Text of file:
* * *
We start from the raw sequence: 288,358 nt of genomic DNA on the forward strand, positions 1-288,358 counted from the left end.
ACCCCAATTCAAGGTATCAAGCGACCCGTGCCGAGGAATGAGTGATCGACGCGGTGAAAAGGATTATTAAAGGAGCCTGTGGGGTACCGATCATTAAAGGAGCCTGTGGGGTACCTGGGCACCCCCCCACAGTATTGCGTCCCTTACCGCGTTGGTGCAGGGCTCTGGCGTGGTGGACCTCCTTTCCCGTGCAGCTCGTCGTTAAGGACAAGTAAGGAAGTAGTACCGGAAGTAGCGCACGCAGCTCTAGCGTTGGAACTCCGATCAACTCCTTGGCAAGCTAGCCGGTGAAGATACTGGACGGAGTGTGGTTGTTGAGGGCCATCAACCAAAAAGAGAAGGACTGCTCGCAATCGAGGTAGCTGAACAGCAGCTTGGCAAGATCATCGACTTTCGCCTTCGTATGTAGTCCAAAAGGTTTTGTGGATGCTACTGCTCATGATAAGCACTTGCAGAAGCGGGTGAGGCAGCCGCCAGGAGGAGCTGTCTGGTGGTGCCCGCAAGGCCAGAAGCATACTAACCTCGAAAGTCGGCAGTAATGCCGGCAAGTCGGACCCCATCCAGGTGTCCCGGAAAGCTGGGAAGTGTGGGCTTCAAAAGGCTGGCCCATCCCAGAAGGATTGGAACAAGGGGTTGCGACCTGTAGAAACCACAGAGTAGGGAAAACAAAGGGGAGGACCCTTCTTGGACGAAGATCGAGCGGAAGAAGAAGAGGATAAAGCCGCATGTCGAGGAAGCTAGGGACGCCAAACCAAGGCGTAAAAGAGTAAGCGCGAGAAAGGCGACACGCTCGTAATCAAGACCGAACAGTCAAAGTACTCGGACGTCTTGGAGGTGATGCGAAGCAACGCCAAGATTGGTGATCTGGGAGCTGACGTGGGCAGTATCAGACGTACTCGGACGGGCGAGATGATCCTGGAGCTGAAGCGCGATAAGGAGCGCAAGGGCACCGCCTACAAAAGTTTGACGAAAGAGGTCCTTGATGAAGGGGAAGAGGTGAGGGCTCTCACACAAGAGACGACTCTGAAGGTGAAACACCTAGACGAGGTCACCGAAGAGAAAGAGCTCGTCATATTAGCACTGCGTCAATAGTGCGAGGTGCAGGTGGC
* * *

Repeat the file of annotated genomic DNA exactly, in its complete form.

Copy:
We start from the raw sequence: 288,358 nt of genomic DNA on the forward strand, positions 1-288,358 counted from the left end.
ACCCCAATTCAAGGTATCAAGCGACCCGTGCCGAGGAATGAGTGATCGACGCGGTGAAAAGGATTATTAAAGGAGCCTGTGGGGTACCGATCATTAAAGGAGCCTGTGGGGTACCTGGGCACCCCCCCACAGTATTGCGTCCCTTACCGCGTTGGTGCAGGGCTCTGGCGTGGTGGACCTCCTTTCCCGTGCAGCTCGTCGTTAAGGACAAGTAAGGAAGTAGTACCGGAAGTAGCGCACGCAGCTCTAGCGTTGGAACTCCGATCAACTCCTTGGCAAGCTAGCCGGTGAAGATACTGGACGGAGTGTGGTTGTTGAGGGCCATCAACCAAAAAGAGAAGGACTGCTCGCAATCGAGGTAGCTGAACAGCAGCTTGGCAAGATCATCGACTTTCGCCTTCGTATGTAGTCCAAAAGGTTTTGTGGATGCTACTGCTCATGATAAGCACTTGCAGAAGCGGGTGAGGCAGCCGCCAGGAGGAGCTGTCTGGTGGTGCCCGCAAGGCCAGAAGCATACTAACCTCGAAAGTCGGCAGTAATGCCGGCAAGTCGGACCCCATCCAGGTGTCCCGGAAAGCTGGGAAGTGTGGGCTTCAAAAGGCTGGCCCATCCCAGAAGGATTGGAACAAGGGGTTGCGACCTGTAGAAACCACAGAGTAGGGAAAACAAAGGGGAGGACCCTTCTTGGACGAAGATCGAGCGGAAGAAGAAGAGGATAAAGCCGCATGTCGAGGAAGCTAGGGACGCCAAACCAAGGCGTAAAAGAGTAAGCGCGAGAAAGGCGACACGCTCGTAATCAAGACCGAACAGTCAAAGTACTCGGACGTCTTGGAGGTGATGCGAAGCAACGCCAAGATTGGTGATCTGGGAGCTGACGTGGGCAGTATCAGACGTACTCGGACGGGCGAGATGATCCTGGAGCTGAAGCGCGATAAGGAGCGCAAGGGCACCGCCTACAAAAGTTTGACGAAAGAGGTCCTTGATGAAGGGGAAGAGGTGAGGGCTCTCACACAAGAGACGACTCTGAAGGTGAAACACCTAGACGAGGTCACCGAAGAGAAAGAGCTCGTCATATTAGCACTGCGTCAATAGTGCGAGGTGCAGGTGGC